About the Author

Diane Muhlfeld

Diane Muhlfeld

Editor/writer Diane Muhlfeld joined Belvoir Media Group in 1996. Since 2002, she has focused on the company's growing health publishing division, which comprises 11 institution-affiliated newsletters and 24 annual Special Reports on various medical conditions and disorders, an exercise series, and numerous nutrition-oriented topics. Prior to her health publishing work, Muhlfed was involved in multiple Belvoir titles in other areas, including boating, aviation, antiques, and animal divisions. Muhlfeld first got into publishing after graduating from college, when she worked as an assistant editor at American Aviation Publications in Washington, DC, eventually covering the House and Senate for aviation legislation. After moving to the New York area, Muhlfeld spent six years as an editor for Yacht Racing Magazine, covering a variety of sailboat racing topics and personalities. She later worked for Greenwich Magazine in Greenwich, Conn., as a columnist and restaurant reviewer for the magazine’s "What’s New" monthly column and as a news-feature writer.

Articles by Diane Muhlfeld

Topics

Q&A: Brain Aneurysm; Chronic Fatigue Syndrome; ALS

Q. My husband has a small brain aneurysm. What are the chances that it will rupture?
A. Brain aneurysms are weak, bulging areas in arteries that supply blood to the brain. They have a greater chance of rupturing if they are growing larger than if they remain stable, according to recent

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Newsbriefs: Trans Fats; Heart Attack Risk

New York Proves That Banning Trans Fats Reduces Heart Attacks.
You’ve heard that trans fats are harmful, and that you should ban this form of cholesterol from your diet. Now there’s solid proof this advice is good medicine. In 2007, some counties in New York state began restricting the use of

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Another HDL-Raising Drug Fails the Test

High levels of high-density lipoprotein (HDL) cholesterol help protect against heart disease, which is why it is called the “good” cholesterol. People with naturally high levels of HDL have fewer heart attacks and strokes than those with lower levels. Yet it is becoming all too clear that raising HDL with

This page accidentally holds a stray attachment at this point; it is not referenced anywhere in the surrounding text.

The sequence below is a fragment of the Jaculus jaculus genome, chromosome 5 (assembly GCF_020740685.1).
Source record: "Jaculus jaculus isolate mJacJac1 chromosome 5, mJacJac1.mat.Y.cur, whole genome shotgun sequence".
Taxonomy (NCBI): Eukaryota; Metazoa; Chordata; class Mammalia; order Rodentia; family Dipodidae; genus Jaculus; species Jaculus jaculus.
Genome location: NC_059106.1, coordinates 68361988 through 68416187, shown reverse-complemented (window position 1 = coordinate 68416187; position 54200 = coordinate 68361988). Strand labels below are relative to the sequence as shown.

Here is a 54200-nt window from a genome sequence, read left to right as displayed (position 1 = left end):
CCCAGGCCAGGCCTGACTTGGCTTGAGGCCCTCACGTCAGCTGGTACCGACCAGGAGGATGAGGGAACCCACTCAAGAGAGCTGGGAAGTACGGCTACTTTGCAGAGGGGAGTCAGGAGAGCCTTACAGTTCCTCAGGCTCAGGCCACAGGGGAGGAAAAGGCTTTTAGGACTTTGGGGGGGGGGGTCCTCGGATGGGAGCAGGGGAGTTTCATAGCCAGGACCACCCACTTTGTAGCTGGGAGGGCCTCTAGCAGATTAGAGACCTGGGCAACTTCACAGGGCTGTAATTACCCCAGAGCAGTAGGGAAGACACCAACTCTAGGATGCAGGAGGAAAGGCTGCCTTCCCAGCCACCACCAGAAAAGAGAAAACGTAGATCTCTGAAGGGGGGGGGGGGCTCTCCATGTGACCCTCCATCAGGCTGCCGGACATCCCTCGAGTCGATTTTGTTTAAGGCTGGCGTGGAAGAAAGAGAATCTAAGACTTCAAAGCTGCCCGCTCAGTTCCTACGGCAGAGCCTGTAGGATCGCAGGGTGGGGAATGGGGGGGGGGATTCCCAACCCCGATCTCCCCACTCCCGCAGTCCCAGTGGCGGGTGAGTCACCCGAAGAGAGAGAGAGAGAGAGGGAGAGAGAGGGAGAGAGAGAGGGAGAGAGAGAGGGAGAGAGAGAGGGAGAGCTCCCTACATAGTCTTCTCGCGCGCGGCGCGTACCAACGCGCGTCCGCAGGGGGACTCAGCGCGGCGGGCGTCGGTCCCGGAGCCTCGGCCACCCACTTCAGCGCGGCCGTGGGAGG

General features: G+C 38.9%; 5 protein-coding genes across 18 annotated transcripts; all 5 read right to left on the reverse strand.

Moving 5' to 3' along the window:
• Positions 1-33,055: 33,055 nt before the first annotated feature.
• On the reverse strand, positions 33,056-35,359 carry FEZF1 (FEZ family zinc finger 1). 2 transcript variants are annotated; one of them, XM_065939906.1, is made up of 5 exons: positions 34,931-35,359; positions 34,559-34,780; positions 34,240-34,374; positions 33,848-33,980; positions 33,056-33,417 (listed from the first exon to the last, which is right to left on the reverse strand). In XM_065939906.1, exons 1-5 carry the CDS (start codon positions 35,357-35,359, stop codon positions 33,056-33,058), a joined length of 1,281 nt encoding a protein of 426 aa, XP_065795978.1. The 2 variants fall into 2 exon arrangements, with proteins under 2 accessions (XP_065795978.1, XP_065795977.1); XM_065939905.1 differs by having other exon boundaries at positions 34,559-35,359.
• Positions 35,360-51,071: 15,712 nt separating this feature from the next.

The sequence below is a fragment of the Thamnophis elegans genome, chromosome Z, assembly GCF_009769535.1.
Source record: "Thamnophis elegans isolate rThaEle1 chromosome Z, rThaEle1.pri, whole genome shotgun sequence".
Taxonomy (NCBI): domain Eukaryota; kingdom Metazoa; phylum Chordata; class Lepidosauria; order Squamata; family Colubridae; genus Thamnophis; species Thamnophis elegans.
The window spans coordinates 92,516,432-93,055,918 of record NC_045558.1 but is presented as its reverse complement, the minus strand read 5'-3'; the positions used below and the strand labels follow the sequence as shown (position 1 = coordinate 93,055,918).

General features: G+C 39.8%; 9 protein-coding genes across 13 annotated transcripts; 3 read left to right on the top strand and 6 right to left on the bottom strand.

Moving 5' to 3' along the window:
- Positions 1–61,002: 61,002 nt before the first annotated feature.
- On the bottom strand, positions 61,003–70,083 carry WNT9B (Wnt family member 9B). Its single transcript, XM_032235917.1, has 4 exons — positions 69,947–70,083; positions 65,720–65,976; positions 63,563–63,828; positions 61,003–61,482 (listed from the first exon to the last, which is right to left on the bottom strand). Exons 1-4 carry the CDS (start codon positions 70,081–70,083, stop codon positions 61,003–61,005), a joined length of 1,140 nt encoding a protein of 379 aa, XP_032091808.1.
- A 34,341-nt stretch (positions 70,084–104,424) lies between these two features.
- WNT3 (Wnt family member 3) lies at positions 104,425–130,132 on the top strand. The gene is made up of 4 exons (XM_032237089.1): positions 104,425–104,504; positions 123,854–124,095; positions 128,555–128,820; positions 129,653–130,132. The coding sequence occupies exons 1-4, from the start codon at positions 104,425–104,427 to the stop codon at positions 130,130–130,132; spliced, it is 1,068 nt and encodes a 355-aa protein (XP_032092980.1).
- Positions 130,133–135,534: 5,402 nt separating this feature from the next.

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Newsbriefs: Skipping Meals; Nutrition Quality

Impact of Skipping Meals.
Compared to eating three meals a day, skipping breakfast results in higher insulin concentrations and increased fat oxidation than skipping dinner, suggesting that prolonged fasting may result in low-grade inflammation and an impaired glucose balance. Skipping either meal increases energy expenditure. Participants had a breakfast- and dinner-skipping

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Central Obesity Is Dangerous, Even for Normal-Weight People

Normal-weight people who carry their weight around their middles are at highest risk of death from any cause compared to people who are overweight or obese, but who carry their weight elsewhere, such as in their hips and legs.r
Why Does Central Obesity Matter? Visceral, or intra-abdominal, fat surrounds internal organs,

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Newsbriefs: Chronic Pain; OA; Hip Fractures

Physical Activity Might Lower the Risk of Chronic Pain in Older Adults.
Research at Indiana University-Purdue University Indianapolis has provided the first evidence that physical activity may help older adults lower their risk of developing pain. In a series of experiments with 51 adults between ages 60 to 77, the participants

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Treating Neuropathic Pain

Neuropathic pain can develop following a physical nerve injury, or medical illnesses such as diabetes or shingles. Neuropathic pain can develop and often lingers after the original injury heals because nerve cell dysfunction—not the original injury—is the cause. As pain signals are repeated over long periods of time, the spinal

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Newsbriefs: Alcohol Dependence; MCI Test; Walking

Brain Change May Power Alcohol Dependence. Scientists at The Scripps Research Institute have found an important difference in alcohol-dependent brains compared to nondependent brains, in a recent study using mouse models. The finding may lead to personalized treatment for alcohol use disorder (AUD) and alcoholism. In the study, alcohol appeared

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Divorce and Widowhood: A Risk for Alcohol Abuse Disorder

Divorce and loss of a spouse are frequently precursors to alcohol use disorder (AUD), according to a recent Swedish study of 942,366 men and women. On the upside, remarriage offers protective benefits against subsequent AUD, researchers found, due to many marriage benefits, including spousal monitoring and moderating one another’s health-related

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Newsbriefs: AMD Medication; Hearing Aids

Breakthrough in AMD Medication Delivery.
The frightening and painful monthly injections to treat age-related macular degeneration may be replaced by simple eye drops, according to researchers from the University of Birmingham (UK), who have developed the eye drops. In addition to being painful, the injections also can lead to tearing and